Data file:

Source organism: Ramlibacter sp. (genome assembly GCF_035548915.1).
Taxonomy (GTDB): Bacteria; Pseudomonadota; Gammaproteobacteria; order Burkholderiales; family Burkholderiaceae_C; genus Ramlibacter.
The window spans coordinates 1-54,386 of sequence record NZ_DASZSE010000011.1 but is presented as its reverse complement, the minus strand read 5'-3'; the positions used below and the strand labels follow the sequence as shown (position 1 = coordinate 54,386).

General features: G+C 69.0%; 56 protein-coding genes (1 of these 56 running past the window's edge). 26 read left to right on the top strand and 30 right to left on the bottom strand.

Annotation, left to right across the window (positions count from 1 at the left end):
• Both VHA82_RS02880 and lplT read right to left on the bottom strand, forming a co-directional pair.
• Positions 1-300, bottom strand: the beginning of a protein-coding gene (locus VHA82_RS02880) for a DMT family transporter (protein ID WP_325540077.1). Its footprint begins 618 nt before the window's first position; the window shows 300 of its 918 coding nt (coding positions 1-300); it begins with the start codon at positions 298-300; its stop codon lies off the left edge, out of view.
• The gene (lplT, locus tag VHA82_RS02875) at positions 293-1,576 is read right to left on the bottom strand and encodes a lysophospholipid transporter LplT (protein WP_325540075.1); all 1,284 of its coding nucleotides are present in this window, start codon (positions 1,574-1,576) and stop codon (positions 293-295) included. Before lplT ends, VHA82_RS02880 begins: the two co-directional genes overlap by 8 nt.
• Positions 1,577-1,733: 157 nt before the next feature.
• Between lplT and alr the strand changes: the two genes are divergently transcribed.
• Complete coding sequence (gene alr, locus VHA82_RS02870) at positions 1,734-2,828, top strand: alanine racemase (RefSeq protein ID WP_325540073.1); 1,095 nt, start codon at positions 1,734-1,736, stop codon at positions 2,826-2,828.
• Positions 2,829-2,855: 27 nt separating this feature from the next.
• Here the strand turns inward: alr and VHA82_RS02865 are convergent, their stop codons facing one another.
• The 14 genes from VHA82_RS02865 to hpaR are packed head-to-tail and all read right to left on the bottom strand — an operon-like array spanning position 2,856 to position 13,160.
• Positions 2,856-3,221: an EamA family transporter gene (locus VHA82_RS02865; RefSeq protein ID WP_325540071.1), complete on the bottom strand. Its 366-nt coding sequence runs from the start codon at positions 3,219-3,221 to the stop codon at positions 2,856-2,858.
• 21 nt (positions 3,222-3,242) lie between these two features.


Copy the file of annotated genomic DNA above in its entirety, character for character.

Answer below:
Source organism: Ramlibacter sp. (genome assembly GCF_035548915.1).
Taxonomy (GTDB): Bacteria; Pseudomonadota; Gammaproteobacteria; order Burkholderiales; family Burkholderiaceae_C; genus Ramlibacter.
The window spans coordinates 1-54,386 of sequence record NZ_DASZSE010000011.1 but is presented as its reverse complement, the minus strand read 5'-3'; the positions used below and the strand labels follow the sequence as shown (position 1 = coordinate 54,386).

General features: G+C 69.0%; 56 protein-coding genes (1 of these 56 running past the window's edge). 26 read left to right on the top strand and 30 right to left on the bottom strand.

Annotation, left to right across the window (positions count from 1 at the left end):
• Both VHA82_RS02880 and lplT read right to left on the bottom strand, forming a co-directional pair.
• Positions 1-300, bottom strand: the beginning of a protein-coding gene (locus VHA82_RS02880) for a DMT family transporter (protein ID WP_325540077.1). Its footprint begins 618 nt before the window's first position; the window shows 300 of its 918 coding nt (coding positions 1-300); it begins with the start codon at positions 298-300; its stop codon lies off the left edge, out of view.
• The gene (lplT, locus tag VHA82_RS02875) at positions 293-1,576 is read right to left on the bottom strand and encodes a lysophospholipid transporter LplT (protein WP_325540075.1); all 1,284 of its coding nucleotides are present in this window, start codon (positions 1,574-1,576) and stop codon (positions 293-295) included. Before lplT ends, VHA82_RS02880 begins: the two co-directional genes overlap by 8 nt.
• Positions 1,577-1,733: 157 nt before the next feature.
• Between lplT and alr the strand changes: the two genes are divergently transcribed.
• Complete coding sequence (gene alr, locus VHA82_RS02870) at positions 1,734-2,828, top strand: alanine racemase (RefSeq protein ID WP_325540073.1); 1,095 nt, start codon at positions 1,734-1,736, stop codon at positions 2,826-2,828.
• Positions 2,829-2,855: 27 nt separating this feature from the next.
• Here the strand turns inward: alr and VHA82_RS02865 are convergent, their stop codons facing one another.
• The 14 genes from VHA82_RS02865 to hpaR are packed head-to-tail and all read right to left on the bottom strand — an operon-like array spanning position 2,856 to position 13,160.
• Positions 2,856-3,221: an EamA family transporter gene (locus VHA82_RS02865; RefSeq protein ID WP_325540071.1), complete on the bottom strand. Its 366-nt coding sequence runs from the start codon at positions 3,219-3,221 to the stop codon at positions 2,856-2,858.
• 21 nt (positions 3,222-3,242) lie between these two features.